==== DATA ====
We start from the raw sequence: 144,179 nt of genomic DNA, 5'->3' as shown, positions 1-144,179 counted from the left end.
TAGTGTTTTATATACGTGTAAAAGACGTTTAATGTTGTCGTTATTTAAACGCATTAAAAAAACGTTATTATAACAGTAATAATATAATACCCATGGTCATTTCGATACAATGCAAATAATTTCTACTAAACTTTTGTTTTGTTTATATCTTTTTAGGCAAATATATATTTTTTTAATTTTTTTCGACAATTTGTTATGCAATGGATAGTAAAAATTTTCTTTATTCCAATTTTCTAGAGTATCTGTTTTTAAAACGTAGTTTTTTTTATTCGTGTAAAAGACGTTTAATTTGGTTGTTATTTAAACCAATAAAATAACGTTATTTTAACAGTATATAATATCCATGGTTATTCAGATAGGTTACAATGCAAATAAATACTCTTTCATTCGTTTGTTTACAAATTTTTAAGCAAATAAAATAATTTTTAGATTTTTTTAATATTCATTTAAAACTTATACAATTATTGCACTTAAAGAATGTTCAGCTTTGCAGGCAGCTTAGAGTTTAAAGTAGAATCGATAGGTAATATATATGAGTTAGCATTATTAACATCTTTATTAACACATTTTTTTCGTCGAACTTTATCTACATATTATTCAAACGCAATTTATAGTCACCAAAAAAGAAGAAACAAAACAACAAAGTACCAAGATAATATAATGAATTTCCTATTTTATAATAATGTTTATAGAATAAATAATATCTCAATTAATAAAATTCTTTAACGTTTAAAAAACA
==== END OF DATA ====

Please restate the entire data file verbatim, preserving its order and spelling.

We start from the raw sequence: 144,179 nt of genomic DNA, 5'->3' as shown, positions 1-144,179 counted from the left end.
TAGTGTTTTATATACGTGTAAAAGACGTTTAATGTTGTCGTTATTTAAACGCATTAAAAAAACGTTATTATAACAGTAATAATATAATACCCATGGTCATTTCGATACAATGCAAATAATTTCTACTAAACTTTTGTTTTGTTTATATCTTTTTAGGCAAATATATATTTTTTTAATTTTTTTCGACAATTTGTTATGCAATGGATAGTAAAAATTTTCTTTATTCCAATTTTCTAGAGTATCTGTTTTTAAAACGTAGTTTTTTTTATTCGTGTAAAAGACGTTTAATTTGGTTGTTATTTAAACCAATAAAATAACGTTATTTTAACAGTATATAATATCCATGGTTATTCAGATAGGTTACAATGCAAATAAATACTCTTTCATTCGTTTGTTTACAAATTTTTAAGCAAATAAAATAATTTTTAGATTTTTTTAATATTCATTTAAAACTTATACAATTATTGCACTTAAAGAATGTTCAGCTTTGCAGGCAGCTTAGAGTTTAAAGTAGAATCGATAGGTAATATATATGAGTTAGCATTATTAACATCTTTATTAACACATTTTTTTCGTCGAACTTTATCTACATATTATTCAAACGCAATTTATAGTCACCAAAAAAGAAGAAACAAAACAACAAAGTACCAAGATAATATAATGAATTTCCTATTTTATAATAATGTTTATAGAATAAATAATATCTCAATTAATAAAATTCTTTAACGTTTAAAAAACA